The Antarctic Ecosystem

Antarctica was a place I never thought I would live to see, but with the mortgage paid off and the kids almost out of the house, the time seemed right.  In January 2009 (mid-summer in the southern hemisphere), I was fortunate to be able to take a 3½-week trip to the southern tip of South America, the Falkland Islands, South Georgia Island, and the Antarctic Peninsula.

The starting point for most Antarctic voyages is the world’s southernmost town of Ushuaia, in Argentina’s province of Tierra Del Fuego.  I arrived several days early to ensure that I literally “didn’t miss the boat”.  I discovered the night before our departure that I was on the last flight to land at the airport before their radar went out of service.  Nonetheless, all but one passenger made the trip, many of them travelling several hundred miles by bus to get to Ushuaia.  I strongly recommend arriving at your take-off point at least a day of two ahead of time for any such trip.  Our ship held 99 passengers (usually there are 100) and about 20 crew members.

The weather throughout the trip was very comparable to weather we might expect in November, with daytime temperatures in the 30s and 40s (a couple days in the 50s), windy (always), cloudy (almost always, so colorful sunsets are rare), and occasionally rainy.  We only had snow one day and, of course, it was mostly blowing horizontal.  We were told that some trips never see the tops of the mountains due to low cloud cover, so I guess we were fortunate.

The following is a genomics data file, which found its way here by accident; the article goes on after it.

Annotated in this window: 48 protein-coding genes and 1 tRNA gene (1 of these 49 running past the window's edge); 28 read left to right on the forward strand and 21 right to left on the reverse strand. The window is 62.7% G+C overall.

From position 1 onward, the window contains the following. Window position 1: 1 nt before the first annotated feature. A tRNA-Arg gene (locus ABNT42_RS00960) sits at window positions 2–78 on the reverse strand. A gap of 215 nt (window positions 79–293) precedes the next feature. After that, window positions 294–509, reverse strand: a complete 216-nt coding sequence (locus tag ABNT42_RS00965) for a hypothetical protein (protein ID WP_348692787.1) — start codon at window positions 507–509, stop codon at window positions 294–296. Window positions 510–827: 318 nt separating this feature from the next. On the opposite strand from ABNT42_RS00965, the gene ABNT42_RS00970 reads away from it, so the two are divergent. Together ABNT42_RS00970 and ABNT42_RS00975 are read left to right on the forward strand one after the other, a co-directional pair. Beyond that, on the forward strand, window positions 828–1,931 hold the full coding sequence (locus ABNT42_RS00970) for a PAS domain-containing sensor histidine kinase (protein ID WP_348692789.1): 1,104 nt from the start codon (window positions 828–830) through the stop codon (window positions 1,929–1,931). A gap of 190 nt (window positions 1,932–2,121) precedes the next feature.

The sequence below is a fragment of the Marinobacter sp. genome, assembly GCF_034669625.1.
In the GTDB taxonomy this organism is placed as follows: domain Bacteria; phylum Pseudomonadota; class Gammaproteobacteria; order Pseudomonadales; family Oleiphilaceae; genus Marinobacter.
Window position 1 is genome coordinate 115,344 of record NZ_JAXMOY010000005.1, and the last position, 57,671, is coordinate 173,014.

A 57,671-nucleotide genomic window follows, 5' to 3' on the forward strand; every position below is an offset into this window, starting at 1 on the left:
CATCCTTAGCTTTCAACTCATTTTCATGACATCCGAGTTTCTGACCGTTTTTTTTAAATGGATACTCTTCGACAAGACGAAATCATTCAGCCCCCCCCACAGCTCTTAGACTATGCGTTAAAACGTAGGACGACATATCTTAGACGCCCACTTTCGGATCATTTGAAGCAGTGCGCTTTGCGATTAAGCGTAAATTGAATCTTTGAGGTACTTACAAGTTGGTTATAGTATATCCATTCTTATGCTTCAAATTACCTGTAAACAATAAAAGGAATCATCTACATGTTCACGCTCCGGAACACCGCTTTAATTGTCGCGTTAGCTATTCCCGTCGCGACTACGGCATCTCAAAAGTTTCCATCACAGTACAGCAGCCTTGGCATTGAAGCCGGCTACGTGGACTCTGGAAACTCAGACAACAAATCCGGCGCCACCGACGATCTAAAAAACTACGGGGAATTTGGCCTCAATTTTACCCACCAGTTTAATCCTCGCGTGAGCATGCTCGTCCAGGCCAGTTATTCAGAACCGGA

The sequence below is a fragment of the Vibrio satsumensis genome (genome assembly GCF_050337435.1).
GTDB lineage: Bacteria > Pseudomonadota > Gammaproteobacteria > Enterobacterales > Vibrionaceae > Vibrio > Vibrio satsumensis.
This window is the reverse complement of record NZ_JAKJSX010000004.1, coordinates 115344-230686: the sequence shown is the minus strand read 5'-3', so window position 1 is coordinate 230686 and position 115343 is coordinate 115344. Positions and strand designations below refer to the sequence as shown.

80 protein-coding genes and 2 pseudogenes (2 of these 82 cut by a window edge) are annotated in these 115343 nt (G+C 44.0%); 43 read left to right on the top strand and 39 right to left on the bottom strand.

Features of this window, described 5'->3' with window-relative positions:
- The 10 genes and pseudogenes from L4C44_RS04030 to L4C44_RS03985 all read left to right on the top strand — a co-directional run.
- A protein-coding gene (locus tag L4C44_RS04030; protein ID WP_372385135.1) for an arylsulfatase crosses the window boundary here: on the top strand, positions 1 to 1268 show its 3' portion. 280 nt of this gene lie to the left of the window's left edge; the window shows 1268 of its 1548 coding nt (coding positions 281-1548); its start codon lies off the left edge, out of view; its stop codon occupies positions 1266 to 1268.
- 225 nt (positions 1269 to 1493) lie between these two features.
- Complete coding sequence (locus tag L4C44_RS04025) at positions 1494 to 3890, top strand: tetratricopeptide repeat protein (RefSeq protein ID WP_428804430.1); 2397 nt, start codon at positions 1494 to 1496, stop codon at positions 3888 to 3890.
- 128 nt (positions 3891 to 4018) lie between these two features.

The images here are, with one exception, from South Georgia Island and the Antarctic Peninsula, which lie south of the invisible line in the ocean separating the nutrient-rich surface waters flowing north from Antarctic from the nutrient-poor surface waters flowing south from temperate climates.  This invisible line – the Antarctic Convergence – defines the Antarctic Ecosystem and forms an ecological barrier to the wildlife dependent on the massive swarms of krill that are the main food source for many sea birds, penguins, whales, and other marine life.

Even today, the polar ecosystems remain difficult to reach and are accessible for only a few months of the year.  Of the 19 days on board the ship, about 8-9 were days at sea.  The region’s waters, especially the Drake Passage between South America and Antarctica, are considered the roughest in the world, and indeed, we had 70-knot winds and 30-foot waves one night.  The crew was guessing only about 50 percent would make it for dinner one day due to seasickness.  I had dinner with the ship’s doctor one night and asked him “How’s business?”  He said people hear him in the hall and as he walks by, doors open and a hand comes out for motion sickness medicine.  Passengers are warned when to expect rough seas and the medicine works fairly well (but expect drowsiness), so I wouldn’t pass up such a trip unless you know you are really susceptible to motion sickness.  Everyone, even the sick, were glad they took the trip.  On our return, we “rounded Cape Horn” on calmer seas and a much safer ship than many before us!

The photographer Duane Heaton provided the details and images for the Antarctic destination.

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